Home Latest News PTI Submits, Withdraws Case against CEC to ‘Add More Evidence’

PTI Submits, Withdraws Case against CEC to ‘Add More Evidence’

Party says reference will be resubmitted to Supreme Judicial Council after some modifications to highlight more legal aspects

by Newsweek Pakistan

File photo of Chaudhry Fawad Hussain

The Pakistan Tehreek-e-Insaf (PTI) on Thursday submitted to the Supreme Judicial Council, and within hours withdrew, a reference against Chief Election Commissioner Sikandar Sultan Raja, claiming it wished to add more evidence and highlight further legal aspects.

Speaking to journalists in Islamabad, PTI leader Chaudhry Fawad Hussain said the reference would be re-submitted after more evidence had been added against the CEC, including allegations that the initial verdict in the prohibited funding case had been altered.

The originally filed reference had urged the SJC to order the removal of the CEC over the “commission of continuous and deliberate misconduct.” It alleged that a delegation of the Pakistan Democratic Movement (PDM) had met the CEC and four other members of the Election Commission of Pakistan (ECP) on July 29 to “pressure” him into announcing the verdict on the PTI prohibited funding case. It is unclear how this would differ from the meetings the PTI leadership had with the ECP prior to it announcing its verdict on the disqualification of 25 dissident members of the Punjab Assembly.

According to the reference, the ECP only issued its verdict—on a case that had been pending since 2014 and whose verdict had been reserved in July—due to its meeting with the PDM and by doing so the CEC had allegedly violated his oath. The reference maintained the ECP’s decision was illegal, unlawful and coram non judice, i.e. before a court that lacks the authority to hear and decide the case. However, the Islamabad High Court had earlier ruled the ECP was the relevant court to decide the case.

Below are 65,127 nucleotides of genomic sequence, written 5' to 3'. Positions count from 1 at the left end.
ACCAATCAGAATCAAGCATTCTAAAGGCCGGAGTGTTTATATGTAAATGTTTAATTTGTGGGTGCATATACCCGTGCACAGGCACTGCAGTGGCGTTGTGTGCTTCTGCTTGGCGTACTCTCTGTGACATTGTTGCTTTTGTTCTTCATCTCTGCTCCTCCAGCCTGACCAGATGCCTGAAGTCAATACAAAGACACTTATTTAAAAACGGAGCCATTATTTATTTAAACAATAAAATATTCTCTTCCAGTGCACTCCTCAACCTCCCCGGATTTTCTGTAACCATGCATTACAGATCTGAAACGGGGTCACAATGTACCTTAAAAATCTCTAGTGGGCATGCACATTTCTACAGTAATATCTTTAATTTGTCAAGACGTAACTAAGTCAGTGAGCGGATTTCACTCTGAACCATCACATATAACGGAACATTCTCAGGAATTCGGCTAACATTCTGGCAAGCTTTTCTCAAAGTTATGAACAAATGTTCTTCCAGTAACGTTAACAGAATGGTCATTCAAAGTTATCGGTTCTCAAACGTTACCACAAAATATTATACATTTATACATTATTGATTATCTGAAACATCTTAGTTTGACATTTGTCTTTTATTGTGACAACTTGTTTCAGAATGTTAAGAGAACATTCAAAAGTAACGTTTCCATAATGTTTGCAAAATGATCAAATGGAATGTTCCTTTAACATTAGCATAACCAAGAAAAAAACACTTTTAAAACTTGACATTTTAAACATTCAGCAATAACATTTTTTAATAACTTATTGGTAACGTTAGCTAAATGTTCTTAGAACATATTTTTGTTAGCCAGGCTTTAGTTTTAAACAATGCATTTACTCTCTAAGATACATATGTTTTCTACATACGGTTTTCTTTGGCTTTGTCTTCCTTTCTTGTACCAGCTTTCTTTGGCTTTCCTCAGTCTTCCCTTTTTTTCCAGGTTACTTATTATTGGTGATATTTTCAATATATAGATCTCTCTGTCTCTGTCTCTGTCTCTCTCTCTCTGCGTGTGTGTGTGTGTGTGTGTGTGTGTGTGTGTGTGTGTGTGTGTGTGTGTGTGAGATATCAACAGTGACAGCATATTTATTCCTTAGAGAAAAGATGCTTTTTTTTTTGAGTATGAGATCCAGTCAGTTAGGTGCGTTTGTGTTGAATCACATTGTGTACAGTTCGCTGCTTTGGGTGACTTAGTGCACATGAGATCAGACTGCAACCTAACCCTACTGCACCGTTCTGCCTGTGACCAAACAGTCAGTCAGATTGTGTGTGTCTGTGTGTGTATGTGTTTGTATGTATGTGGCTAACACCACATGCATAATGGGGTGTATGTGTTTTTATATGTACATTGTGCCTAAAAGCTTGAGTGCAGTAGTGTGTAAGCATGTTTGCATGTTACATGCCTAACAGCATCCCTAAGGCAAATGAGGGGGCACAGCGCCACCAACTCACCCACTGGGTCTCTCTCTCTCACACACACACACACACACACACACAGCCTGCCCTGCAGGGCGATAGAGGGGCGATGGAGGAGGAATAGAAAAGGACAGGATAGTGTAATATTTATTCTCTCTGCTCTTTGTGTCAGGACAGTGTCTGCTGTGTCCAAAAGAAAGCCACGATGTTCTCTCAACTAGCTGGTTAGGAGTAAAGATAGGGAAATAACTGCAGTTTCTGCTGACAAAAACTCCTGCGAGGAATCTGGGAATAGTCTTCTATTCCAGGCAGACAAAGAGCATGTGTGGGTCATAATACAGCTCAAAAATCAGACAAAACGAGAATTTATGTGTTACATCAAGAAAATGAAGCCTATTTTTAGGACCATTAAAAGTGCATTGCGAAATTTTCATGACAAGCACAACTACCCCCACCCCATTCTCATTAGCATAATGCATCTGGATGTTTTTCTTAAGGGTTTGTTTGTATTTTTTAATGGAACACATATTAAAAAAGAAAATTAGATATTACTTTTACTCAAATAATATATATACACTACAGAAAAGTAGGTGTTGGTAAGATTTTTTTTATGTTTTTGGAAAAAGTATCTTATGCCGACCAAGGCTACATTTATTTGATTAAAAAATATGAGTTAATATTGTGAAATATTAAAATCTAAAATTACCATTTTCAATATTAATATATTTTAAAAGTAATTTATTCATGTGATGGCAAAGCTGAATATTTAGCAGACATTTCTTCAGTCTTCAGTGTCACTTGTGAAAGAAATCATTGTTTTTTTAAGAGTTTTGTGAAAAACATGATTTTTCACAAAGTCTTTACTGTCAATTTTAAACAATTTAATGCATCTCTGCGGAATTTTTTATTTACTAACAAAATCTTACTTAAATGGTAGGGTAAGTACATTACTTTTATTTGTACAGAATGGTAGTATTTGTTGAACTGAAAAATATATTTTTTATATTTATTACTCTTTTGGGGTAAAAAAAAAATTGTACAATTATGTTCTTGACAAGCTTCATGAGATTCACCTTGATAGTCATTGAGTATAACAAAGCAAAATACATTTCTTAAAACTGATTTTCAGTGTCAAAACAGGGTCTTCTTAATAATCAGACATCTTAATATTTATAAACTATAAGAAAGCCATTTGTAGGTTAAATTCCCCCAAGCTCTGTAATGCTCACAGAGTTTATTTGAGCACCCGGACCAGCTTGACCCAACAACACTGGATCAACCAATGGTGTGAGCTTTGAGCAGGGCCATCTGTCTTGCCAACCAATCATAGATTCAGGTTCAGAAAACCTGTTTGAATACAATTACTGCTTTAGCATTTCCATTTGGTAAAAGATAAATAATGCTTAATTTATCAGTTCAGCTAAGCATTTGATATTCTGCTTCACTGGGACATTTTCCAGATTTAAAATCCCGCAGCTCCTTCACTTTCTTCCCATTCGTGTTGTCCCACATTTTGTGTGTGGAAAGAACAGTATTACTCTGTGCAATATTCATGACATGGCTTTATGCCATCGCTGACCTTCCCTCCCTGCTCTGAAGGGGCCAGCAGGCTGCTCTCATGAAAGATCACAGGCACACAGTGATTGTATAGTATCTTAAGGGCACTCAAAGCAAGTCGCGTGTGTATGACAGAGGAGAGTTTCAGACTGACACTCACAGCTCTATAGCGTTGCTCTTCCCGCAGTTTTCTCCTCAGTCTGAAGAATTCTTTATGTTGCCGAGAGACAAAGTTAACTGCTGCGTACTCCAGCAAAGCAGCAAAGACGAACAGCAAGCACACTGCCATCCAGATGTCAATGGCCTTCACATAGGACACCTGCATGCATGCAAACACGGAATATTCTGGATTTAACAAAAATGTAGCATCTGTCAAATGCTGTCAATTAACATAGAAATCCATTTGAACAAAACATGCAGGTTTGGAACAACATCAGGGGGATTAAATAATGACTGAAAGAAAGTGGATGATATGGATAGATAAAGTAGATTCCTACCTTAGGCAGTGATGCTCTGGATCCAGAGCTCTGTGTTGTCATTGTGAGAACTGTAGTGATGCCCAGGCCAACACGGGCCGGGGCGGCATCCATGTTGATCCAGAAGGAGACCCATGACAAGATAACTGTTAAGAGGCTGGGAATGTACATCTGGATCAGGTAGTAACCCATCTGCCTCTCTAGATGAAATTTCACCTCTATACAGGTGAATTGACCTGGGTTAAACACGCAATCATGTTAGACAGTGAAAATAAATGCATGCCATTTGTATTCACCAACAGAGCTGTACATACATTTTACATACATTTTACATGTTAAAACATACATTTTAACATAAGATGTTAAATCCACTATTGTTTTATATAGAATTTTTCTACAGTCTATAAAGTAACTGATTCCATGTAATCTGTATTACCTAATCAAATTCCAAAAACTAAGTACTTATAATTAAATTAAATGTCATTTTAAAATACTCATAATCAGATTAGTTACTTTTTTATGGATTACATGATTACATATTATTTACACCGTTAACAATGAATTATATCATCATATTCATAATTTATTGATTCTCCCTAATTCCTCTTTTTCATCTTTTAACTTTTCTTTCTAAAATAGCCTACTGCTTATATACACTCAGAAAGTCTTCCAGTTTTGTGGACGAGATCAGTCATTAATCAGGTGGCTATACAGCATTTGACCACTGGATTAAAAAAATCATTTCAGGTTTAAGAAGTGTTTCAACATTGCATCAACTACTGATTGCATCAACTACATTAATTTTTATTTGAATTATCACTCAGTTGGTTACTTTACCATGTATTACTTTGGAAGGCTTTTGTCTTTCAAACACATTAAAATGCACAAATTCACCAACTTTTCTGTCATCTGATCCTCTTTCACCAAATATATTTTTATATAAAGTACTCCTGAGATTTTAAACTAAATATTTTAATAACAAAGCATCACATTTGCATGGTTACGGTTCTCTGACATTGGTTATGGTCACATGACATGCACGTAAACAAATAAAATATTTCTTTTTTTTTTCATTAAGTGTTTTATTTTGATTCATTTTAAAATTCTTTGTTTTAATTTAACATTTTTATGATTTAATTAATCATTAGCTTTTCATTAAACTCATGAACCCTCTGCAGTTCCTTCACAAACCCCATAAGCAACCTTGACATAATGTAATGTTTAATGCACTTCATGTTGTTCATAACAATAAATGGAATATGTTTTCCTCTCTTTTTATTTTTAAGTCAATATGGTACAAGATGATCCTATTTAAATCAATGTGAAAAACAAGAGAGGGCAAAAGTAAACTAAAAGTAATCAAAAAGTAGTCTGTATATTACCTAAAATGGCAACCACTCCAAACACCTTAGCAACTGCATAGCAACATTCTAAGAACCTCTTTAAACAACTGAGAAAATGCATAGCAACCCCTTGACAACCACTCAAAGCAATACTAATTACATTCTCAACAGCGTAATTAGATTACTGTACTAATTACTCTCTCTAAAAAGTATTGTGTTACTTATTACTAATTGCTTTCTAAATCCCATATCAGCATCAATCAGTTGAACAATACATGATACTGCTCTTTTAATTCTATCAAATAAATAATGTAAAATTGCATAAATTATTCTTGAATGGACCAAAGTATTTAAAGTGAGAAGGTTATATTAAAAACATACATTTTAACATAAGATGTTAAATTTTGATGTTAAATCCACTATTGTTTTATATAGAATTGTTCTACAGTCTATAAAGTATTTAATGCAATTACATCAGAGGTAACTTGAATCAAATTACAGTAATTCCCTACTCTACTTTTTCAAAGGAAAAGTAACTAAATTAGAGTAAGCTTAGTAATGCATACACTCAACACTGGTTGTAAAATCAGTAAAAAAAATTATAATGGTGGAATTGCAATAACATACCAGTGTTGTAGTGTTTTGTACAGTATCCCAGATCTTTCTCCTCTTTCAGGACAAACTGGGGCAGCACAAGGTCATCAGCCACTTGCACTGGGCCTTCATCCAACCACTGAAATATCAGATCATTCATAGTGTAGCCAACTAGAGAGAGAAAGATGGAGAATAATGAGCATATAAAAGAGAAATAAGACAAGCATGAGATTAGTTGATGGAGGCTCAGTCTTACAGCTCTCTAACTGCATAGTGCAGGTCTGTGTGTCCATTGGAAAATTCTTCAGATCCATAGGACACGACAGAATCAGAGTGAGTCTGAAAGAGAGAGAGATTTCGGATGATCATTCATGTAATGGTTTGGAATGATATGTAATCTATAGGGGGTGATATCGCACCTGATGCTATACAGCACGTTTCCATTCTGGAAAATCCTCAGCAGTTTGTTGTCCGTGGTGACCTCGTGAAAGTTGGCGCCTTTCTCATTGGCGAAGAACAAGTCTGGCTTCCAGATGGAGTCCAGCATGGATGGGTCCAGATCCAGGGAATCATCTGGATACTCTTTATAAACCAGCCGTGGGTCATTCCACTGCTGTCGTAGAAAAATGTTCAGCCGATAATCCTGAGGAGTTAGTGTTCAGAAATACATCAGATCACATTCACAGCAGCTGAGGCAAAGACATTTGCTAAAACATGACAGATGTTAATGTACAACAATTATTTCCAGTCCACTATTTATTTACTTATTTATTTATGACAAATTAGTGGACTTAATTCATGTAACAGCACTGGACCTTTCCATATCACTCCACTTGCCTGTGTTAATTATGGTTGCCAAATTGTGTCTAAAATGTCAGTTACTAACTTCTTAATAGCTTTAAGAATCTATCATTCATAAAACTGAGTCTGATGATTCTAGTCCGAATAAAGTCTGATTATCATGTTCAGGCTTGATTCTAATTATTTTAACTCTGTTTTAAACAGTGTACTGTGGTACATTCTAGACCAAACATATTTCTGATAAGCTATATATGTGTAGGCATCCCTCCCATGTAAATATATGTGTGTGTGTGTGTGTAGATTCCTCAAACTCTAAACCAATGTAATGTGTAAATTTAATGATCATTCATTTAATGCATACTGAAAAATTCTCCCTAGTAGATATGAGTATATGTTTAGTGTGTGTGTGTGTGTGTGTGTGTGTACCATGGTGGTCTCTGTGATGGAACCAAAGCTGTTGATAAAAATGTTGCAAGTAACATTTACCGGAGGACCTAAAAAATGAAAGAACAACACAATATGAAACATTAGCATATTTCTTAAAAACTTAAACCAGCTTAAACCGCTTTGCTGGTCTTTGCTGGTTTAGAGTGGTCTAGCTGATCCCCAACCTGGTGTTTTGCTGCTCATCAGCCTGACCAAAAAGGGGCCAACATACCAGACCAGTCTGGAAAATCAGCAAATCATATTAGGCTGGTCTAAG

Noting that the PTI intended to challenge the order in court, the reference said the CEC had violated the ECP’s code of conduct and failed to fulfil his constitutional obligations. The code of conduct for judges of the superior judiciary applied to the chief election commissioner as well, the PTI said, adding that a high court judge never discussed pending cases with any person or institution.

“The CEC must be removed from one of the most respectable and sacred constitutional posts,” it added.

The reference also questioned the CEC dismissing several PTI applications seeking delays in the prohibited funding case, including a request to conduct a joint hearing in funding cases of PTI and other parties. It said the Islamabad High Court had asked the ECP to extend equal treatment to all political parties and to hear their cases with due diligence and conclude these within a reasonable time—though the ruling did not specify any need to hear the cases simultaneously.

It was a routine matter that judges of the Supreme Court meet members of the Pakistan Bar Council, the Supreme Court Bar Association and other lawyer forums, but it had been observed recently that the apex court refused to meet a delegation of the SCBA during hearing of the suo motu petition under Article 184(3) of the Constitution in the “Pervaiz Elahi versus Deputy Speaker, Punjab Assembly” case since it was one of the parties in the proceedings, it said. The same rule applied to the CEC, the reference said, but he not only met the PDM delegation but also admitted that a discussion did take place on the timing of the judgement in PTI prohibited funding case. A key point that appears to have been ignored in this submission is that the PDM was never party to the prohibited funding case; it had been filed by PTI founding member Akbar S. Babar, who was the petitioner.

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